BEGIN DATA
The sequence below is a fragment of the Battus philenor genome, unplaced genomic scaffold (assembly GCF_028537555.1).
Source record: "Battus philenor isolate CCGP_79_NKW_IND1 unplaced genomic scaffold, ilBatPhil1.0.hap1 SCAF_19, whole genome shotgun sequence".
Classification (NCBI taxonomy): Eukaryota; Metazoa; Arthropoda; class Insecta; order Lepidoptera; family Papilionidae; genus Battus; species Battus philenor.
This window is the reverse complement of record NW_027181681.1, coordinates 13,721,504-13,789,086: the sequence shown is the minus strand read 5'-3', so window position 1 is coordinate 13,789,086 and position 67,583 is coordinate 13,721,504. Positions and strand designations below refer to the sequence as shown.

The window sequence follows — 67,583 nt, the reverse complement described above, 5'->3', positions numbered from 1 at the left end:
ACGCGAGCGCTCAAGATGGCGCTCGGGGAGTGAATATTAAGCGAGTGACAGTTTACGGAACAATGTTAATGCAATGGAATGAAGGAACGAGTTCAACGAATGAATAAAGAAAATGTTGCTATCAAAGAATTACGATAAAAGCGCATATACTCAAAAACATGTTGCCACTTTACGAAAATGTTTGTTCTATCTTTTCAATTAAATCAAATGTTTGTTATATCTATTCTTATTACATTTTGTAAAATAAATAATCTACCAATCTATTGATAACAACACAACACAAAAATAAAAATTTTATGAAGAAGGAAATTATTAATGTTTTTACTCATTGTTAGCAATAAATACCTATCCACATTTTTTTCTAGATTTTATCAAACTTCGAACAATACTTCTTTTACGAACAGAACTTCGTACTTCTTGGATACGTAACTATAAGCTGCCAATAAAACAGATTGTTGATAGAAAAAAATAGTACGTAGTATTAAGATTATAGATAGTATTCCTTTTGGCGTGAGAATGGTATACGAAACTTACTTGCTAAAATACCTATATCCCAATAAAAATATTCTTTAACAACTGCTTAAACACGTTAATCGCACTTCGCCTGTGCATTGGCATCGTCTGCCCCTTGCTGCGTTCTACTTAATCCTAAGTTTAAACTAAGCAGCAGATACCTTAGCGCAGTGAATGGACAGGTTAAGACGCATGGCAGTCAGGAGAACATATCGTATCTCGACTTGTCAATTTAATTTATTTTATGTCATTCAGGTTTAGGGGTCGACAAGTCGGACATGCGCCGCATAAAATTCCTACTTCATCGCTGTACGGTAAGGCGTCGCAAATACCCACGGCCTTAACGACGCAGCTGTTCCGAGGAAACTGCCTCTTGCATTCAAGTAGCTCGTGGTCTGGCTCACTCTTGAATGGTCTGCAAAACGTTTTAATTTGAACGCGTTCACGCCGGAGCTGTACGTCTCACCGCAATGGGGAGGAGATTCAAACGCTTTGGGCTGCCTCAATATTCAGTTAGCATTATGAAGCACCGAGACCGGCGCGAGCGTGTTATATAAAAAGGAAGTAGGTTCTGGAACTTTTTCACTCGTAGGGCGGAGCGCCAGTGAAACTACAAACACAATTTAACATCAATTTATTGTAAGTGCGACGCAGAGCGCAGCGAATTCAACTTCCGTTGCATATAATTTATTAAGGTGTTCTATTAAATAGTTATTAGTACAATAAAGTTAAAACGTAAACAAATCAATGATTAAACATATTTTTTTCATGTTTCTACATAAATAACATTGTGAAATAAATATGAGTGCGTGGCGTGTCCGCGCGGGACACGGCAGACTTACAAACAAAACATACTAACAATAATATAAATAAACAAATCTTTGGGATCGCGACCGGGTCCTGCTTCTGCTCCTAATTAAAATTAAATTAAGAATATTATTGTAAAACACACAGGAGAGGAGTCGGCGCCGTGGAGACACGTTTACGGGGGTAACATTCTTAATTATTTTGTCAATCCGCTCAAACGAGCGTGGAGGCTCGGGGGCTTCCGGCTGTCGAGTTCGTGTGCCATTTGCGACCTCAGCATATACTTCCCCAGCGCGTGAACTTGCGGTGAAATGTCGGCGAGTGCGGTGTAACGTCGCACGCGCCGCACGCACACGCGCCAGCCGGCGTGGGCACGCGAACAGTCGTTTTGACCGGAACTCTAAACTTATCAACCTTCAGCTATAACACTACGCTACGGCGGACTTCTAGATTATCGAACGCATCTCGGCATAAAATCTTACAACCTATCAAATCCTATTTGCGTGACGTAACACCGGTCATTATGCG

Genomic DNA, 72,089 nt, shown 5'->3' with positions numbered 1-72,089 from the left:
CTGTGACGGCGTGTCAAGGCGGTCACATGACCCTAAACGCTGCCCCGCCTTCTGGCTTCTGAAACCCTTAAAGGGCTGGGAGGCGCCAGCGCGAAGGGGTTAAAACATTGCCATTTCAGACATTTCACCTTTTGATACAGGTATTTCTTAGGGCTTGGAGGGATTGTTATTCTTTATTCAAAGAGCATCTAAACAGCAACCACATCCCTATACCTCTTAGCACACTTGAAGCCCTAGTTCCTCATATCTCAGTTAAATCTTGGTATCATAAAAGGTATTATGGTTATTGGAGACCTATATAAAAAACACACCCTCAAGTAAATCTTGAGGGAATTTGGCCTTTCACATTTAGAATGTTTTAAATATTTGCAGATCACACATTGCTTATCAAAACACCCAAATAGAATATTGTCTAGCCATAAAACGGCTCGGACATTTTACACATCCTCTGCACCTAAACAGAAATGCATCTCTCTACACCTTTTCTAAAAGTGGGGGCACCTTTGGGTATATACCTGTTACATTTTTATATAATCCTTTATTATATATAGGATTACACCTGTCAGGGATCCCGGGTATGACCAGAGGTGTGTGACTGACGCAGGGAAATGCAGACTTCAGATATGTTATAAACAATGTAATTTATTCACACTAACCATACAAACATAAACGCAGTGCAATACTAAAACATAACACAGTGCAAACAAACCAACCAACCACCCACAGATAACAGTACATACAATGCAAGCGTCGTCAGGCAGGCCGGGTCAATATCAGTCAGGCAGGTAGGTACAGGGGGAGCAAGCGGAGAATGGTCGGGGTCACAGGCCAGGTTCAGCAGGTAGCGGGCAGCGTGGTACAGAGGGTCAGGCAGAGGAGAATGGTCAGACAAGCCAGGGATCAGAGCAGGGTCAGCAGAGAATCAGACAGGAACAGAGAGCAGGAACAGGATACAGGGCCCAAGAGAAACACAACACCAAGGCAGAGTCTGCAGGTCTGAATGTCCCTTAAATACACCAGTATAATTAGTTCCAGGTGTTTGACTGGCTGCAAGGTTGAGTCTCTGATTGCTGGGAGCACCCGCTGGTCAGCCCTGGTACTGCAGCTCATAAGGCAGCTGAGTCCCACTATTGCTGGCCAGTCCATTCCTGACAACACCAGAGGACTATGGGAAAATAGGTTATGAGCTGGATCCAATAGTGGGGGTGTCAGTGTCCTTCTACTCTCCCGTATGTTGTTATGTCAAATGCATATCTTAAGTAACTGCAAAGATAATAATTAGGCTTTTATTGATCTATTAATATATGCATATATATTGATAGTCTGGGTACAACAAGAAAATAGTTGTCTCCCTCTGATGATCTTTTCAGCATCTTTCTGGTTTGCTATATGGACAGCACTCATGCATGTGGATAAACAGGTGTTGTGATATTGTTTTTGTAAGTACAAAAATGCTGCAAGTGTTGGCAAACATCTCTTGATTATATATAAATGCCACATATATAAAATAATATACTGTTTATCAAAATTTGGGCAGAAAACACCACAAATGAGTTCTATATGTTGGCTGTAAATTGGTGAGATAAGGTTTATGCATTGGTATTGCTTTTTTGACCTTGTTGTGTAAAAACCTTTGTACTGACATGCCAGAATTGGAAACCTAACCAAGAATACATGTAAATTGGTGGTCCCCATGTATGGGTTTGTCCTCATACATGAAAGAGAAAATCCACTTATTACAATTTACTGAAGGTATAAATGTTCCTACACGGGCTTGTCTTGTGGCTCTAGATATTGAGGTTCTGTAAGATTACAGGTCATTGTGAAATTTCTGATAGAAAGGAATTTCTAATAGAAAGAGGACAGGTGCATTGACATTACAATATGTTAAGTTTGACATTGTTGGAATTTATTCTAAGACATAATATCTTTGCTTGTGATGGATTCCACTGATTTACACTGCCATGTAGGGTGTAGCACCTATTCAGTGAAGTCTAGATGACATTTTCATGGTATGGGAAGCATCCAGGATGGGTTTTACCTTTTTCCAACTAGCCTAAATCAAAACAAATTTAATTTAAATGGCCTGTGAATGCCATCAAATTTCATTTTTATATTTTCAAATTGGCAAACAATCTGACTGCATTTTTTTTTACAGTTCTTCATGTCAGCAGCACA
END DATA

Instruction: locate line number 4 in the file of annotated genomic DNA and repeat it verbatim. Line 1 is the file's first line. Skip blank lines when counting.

This window is the reverse complement of record NW_027181681.1, coordinates 13,721,504-13,789,086: the sequence shown is the minus strand read 5'-3', so window position 1 is coordinate 13,789,086 and position 67,583 is coordinate 13,721,504. Positions and strand designations below refer to the sequence as shown.